According to the website Investopedia, accounting is “the process of recording financial transactions pertaining to a business. The accounting process includes summarizing, analyzing, and reporting these transactions to oversight agencies, regulators, and tax collection entities. The financial statements used in accounting are a concise summary of financial transactions over an accounting period, summarizing a company’s operations, financial position, and cash flows.”

So, in plain English, when someone says they are doing accounting work, they could be doing any number of activities related to the books and records that tell the story of your business in terms of money spent, money earned, and money owed. Pretty important stuff.

If all this seems a bit overwhelming, let’s consider these ten things about accounting for your trucking business.


1. Your Books and Records

This is the financial history book of expenses, payments, and deposits made in your business for the year. Good records provide reliable information about the health of your company and is the foundation for financial management and planning.

2. Tracking Expenses, Not Just Writing Checks

Many individuals who own a small business run their company finances out of a check book. But if you want to be successful, you need to track where your money is coming from and where it is being spent. That means tracking expenses by category, amount and date. By doing so, you will start to realize that certain expenses can be economized by rethinking the way you buy. Running to the copy center to make a few expensive copies every other day? How about buying a printer with a copy and scan function instead? Are you writing out invoices on a word processor?  Maybe a software that can write invoices and keep track of your outstanding invoices might be more efficient, especially as you get busier and tracking who owes you by memory is no longer an efficient way to work.  It all starts with the mindset of tracking expenses instead of just your checkbook.

3. Tax Planning

Getting the most out of the tax code requires some planning on your part. Your tax professional can help you in this department. By sitting down and planning out your known expenses and anticipated income, you can make decisions that will let you leverage deductions available to you and avoid paying additional taxes needlessly. Sometimes a little tax planning will tell you when to make a large purchase—and when it may be best to postpone it to the new year. Since the tax laws change every year, its an idea that every small business should avail themselves. An hour or two of professional conversation might save you thousands in additional tax expenses.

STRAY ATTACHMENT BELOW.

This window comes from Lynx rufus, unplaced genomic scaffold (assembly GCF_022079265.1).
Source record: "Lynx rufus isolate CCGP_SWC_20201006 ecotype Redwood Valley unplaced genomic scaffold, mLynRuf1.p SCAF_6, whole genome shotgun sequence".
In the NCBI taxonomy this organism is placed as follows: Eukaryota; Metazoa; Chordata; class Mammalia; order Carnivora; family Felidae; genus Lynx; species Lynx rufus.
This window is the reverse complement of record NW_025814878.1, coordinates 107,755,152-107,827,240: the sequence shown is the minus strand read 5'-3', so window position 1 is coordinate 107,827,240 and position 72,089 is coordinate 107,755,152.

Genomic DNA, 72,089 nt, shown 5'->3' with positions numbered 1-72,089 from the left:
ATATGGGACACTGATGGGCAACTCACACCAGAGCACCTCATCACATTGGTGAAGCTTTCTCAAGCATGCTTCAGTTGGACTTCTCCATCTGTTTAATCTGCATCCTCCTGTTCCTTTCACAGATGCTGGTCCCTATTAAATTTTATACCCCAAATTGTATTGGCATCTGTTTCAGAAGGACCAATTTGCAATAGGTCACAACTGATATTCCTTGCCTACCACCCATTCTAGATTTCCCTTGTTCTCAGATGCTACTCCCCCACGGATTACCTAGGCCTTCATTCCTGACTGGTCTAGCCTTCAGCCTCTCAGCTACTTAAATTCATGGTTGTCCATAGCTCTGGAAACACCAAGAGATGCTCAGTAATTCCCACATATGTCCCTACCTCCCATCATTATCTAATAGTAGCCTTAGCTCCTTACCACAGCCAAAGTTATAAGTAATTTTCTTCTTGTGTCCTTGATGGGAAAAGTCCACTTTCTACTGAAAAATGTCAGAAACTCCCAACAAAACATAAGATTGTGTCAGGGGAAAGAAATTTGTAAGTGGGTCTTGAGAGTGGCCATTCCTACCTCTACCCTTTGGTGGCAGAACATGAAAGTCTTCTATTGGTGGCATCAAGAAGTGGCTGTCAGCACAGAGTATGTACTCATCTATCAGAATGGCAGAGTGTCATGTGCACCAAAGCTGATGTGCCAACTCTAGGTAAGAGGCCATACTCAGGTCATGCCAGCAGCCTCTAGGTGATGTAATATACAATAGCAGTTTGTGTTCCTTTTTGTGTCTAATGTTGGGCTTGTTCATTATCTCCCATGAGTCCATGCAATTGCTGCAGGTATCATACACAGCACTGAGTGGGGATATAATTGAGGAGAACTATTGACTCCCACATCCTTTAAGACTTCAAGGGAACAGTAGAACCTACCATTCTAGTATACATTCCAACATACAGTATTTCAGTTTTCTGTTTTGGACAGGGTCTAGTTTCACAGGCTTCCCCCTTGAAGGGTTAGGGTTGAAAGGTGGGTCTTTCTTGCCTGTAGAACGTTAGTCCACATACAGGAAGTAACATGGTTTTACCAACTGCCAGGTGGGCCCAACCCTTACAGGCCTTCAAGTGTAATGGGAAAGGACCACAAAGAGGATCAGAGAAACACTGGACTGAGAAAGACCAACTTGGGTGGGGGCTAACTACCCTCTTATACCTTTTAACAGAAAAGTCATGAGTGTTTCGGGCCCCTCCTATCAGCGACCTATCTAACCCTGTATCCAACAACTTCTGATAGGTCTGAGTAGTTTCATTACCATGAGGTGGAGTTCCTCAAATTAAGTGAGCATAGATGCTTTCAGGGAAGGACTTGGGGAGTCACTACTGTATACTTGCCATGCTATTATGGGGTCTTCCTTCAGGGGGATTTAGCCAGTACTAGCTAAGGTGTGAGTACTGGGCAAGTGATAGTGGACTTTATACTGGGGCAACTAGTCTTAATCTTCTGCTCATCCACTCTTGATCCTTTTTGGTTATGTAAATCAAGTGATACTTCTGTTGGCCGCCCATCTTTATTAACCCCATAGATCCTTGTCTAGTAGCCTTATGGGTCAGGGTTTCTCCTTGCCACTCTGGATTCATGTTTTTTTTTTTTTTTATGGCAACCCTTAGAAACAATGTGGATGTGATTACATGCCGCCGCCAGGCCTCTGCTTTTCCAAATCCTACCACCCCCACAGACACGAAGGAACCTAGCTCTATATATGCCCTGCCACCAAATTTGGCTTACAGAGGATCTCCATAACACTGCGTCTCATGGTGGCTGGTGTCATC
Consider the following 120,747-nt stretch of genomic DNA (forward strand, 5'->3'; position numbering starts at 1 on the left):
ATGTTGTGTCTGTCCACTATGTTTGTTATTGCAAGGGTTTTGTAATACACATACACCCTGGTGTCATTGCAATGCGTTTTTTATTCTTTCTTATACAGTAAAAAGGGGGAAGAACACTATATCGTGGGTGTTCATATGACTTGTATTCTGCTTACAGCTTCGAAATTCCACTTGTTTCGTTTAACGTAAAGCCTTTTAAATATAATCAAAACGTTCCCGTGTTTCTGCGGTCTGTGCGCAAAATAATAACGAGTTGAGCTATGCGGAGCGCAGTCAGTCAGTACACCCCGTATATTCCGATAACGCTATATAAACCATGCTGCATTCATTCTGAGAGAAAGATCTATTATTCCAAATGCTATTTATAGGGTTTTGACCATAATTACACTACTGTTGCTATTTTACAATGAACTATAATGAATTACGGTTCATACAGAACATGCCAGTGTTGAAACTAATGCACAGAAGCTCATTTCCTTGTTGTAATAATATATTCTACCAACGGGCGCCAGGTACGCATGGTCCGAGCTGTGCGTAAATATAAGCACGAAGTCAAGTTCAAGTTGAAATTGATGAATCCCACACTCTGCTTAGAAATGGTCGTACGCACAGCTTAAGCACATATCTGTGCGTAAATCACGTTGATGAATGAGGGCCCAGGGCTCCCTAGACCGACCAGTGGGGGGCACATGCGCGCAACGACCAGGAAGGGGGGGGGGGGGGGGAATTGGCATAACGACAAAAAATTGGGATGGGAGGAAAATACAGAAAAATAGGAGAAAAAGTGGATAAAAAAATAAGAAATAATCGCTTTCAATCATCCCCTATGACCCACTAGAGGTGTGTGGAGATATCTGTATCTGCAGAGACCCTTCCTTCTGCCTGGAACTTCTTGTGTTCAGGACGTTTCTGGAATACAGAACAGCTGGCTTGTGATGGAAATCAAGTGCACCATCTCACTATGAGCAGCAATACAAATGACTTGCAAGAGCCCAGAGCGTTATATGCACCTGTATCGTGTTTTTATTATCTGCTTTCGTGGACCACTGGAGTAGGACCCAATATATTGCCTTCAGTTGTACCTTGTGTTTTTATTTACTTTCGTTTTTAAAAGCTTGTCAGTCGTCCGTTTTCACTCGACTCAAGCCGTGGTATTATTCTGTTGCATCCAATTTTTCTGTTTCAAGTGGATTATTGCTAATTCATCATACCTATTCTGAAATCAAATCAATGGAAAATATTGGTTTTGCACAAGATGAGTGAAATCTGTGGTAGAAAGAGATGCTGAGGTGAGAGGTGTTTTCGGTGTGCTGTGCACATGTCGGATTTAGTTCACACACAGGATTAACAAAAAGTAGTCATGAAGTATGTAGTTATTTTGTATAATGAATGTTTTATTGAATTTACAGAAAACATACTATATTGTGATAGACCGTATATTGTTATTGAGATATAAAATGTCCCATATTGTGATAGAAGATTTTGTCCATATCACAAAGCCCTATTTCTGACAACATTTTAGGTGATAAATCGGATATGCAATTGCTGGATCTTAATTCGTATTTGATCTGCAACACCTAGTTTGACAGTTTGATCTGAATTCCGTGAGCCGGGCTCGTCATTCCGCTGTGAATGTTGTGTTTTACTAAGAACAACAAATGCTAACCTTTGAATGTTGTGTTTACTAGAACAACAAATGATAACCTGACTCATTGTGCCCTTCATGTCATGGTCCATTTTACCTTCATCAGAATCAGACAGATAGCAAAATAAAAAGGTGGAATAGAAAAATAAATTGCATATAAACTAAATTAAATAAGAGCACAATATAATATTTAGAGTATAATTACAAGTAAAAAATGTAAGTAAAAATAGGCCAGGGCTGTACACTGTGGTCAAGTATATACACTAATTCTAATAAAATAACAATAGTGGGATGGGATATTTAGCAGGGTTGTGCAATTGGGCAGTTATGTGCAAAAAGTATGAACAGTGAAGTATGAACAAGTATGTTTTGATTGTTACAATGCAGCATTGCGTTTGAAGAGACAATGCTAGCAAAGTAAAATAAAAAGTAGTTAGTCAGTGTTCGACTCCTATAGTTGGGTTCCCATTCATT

4. Knowing What to File…and When

Trucking businesses have some complicated tax matter to navigate. From fuel tax reporting to state and local nexus issues, the way you conduct your business can have a huge impact on when and where you might need to file important documents. A tax professional can help you navigate this reporting schedule—especially if you have employees—in order to avoid problems with the IRS, the Department of Labor and your state and local tax officials.

5. Knowing What Receipts to Keep

Record keeping is not just a matter of keeping copies of your invoices. So many small expenses are critical to substantiate your on the road expenses. From meals and fuel to repairs and supplies, those small items need to be recorded and receipts saved in an orderly manner to protect yourself down the road if officials ask questions. This is even more important when it comes to contracts, agreements, and insurance policies. Best practice is to keep things like insurance policies in a fire-proof safe place…forever.

6. Profit and Loss